> usages.

Will visit this too, but this illustrates my point so to speak.
I could spend  years reading up on the various ways to do things...instead 
of finding  simple paths to doing them.
Again the advantage of in person work.   I have to know what I have in the 
first place understandably before I can know what I need to script.
When I first  came to computing in 1988 I spent two days learning the 
screen reader some applications and some basics about DOS itself. 
Additionally I learned where to go to learn more as I needed.  When I 
changed screen reader programs to this one in  1994 or so, it took a half a 
I could simply keep moving professionally incorporating the new  programs 
into my work life.
I desire the same with Debian and its built in screen reader speakup.  To 
learn hands on  what I must to function and be done with it.

> Additionally, most distros come with a multitude of
> full-fledged programming languages you can use for more
> complex tasks.  I tend to prefer Python, but Perl and Ruby
> are both usually available.
See above.

Sigh, again I have another profession, becoming a programmer  is not what 
I want to do to manage my professional needs.
I would rather once I get a grasp of this thing in the first place, find 
others to do what I may or may not be able to do myself fast enough.

> From the console, I've found that it's easier to use a
> format(s).  So you might author your document in DocBook,
> LaTeX, HTML, or Markdown using your favorite editor, then
> use a command to produce a resulting PDF, HTML, or .DOC file
> output.

I do not use a text editor I use a full complete and functional word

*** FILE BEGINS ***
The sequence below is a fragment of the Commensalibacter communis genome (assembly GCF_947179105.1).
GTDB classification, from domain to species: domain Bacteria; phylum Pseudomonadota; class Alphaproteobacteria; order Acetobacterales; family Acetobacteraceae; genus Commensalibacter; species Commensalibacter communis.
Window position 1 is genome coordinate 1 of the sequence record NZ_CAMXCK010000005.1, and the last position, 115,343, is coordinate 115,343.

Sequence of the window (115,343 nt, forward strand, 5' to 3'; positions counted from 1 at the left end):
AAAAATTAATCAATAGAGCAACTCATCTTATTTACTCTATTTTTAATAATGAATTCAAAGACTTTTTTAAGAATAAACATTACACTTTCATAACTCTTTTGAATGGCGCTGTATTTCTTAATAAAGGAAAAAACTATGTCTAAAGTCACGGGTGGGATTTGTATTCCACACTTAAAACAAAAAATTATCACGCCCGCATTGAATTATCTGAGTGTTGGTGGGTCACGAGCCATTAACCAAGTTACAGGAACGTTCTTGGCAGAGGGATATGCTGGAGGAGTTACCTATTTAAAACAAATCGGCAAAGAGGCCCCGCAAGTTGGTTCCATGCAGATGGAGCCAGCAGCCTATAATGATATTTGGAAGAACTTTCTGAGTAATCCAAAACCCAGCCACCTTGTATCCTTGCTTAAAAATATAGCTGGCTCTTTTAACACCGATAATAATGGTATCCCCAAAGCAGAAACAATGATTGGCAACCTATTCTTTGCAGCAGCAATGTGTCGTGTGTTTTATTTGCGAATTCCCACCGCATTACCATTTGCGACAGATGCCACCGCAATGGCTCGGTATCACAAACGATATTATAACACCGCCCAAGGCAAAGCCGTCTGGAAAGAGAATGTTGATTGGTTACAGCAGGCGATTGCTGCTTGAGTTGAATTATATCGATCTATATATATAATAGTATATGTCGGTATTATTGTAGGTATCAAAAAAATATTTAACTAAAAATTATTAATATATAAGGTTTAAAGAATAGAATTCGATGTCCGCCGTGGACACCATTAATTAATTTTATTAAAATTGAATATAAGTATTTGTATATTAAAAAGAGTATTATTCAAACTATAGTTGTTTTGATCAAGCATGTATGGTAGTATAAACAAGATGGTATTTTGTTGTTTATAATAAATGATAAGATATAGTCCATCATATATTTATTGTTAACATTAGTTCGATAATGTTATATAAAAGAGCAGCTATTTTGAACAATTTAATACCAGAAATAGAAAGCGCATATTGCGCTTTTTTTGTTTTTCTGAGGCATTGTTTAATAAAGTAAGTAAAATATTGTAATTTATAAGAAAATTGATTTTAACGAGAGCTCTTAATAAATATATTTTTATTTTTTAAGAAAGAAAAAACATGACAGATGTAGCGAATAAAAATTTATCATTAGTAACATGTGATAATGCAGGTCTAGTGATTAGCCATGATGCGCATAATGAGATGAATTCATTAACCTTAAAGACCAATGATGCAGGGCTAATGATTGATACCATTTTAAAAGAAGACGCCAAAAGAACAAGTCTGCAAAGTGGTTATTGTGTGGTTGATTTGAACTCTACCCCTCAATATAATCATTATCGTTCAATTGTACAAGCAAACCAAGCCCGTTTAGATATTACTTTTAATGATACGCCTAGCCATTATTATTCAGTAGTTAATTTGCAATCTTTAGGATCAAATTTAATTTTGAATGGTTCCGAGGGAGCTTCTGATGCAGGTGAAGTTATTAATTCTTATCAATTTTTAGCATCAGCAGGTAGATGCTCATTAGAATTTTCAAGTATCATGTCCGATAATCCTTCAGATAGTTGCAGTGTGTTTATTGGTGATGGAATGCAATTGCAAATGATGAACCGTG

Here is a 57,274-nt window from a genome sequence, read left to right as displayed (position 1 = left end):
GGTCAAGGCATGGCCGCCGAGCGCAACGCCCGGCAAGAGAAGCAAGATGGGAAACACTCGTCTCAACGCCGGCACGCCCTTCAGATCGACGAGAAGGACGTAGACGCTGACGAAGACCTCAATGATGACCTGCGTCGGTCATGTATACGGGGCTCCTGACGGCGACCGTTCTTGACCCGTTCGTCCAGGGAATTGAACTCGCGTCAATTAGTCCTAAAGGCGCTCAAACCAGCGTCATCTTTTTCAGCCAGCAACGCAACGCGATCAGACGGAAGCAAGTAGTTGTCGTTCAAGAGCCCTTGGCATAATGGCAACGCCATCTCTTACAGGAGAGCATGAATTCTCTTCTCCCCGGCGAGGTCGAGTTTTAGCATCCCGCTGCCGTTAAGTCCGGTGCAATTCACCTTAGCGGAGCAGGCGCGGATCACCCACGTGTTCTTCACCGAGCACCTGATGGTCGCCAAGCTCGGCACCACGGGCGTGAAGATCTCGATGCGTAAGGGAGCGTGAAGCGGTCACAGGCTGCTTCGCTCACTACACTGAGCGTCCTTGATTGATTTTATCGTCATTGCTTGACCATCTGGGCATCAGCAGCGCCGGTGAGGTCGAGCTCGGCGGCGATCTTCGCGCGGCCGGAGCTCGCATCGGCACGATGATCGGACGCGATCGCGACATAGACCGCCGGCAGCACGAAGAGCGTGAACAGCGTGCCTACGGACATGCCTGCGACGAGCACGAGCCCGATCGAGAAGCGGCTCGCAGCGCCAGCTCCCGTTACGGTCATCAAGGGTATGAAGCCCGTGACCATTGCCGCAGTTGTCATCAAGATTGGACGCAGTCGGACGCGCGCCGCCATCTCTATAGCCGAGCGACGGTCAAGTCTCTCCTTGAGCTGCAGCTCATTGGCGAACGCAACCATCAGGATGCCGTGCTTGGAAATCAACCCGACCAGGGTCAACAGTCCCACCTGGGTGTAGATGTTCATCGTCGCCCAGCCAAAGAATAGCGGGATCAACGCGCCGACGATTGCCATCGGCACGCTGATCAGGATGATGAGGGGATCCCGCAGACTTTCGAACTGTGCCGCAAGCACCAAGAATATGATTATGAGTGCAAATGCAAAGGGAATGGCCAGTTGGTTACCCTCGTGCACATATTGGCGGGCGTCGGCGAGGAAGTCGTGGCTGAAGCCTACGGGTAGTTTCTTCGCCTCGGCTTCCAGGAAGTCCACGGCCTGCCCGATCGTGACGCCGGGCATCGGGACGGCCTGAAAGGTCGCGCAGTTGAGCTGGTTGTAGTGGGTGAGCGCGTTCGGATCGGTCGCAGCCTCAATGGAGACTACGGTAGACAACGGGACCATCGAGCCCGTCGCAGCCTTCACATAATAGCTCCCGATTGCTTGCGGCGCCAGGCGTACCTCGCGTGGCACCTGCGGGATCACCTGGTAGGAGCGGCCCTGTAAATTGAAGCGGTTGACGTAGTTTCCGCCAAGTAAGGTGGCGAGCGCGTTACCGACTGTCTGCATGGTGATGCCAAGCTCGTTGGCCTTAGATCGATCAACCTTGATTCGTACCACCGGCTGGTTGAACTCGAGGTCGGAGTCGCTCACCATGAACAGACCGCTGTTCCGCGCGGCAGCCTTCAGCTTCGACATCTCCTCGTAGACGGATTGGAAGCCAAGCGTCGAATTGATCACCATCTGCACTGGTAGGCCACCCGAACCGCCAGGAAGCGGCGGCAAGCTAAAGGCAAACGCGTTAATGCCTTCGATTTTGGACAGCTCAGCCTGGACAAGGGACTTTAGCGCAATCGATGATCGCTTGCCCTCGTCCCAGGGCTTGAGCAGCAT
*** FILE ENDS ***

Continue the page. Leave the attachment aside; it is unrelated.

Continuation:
processor.  There is a considerable difference.
Why use a text editor when I can in Wordperfect have my choice of four 
different forms of ASCII text?

I tend to compose in HTML and then generate output
> directly from that (if I even need to, as most folks know
> how to handle HTML files just fine).
HTML?  that is used for writing websites as I understand it mostly Ducky, 
not well documents smiles.

Not in my fields smiles.  In fact some of them scream at the very 
suggestion of Microsoft word because the program does not build on itself. 
Thank goodness for rtf which later editions of wordperfect swing 
I can do this in say wp 6.0 save it as rtf to share and all is fine.

I need not print in or write in Linux of course, just trying to give the 
second computer an additional purpose in life.

> > I've heard of folks running WordPerfect 5.1 for DOS inside a
> dosbox, but I've not played with that, nor can I speak to
> how accessible it might be.

Actually I was never fond of wp5.1 for dos.  I use the last three editions 
6.0 6.1 and 6.2 instead.  that is a fine example of individual 
differences. wp 5.1 is so simplified it  makes me crazy.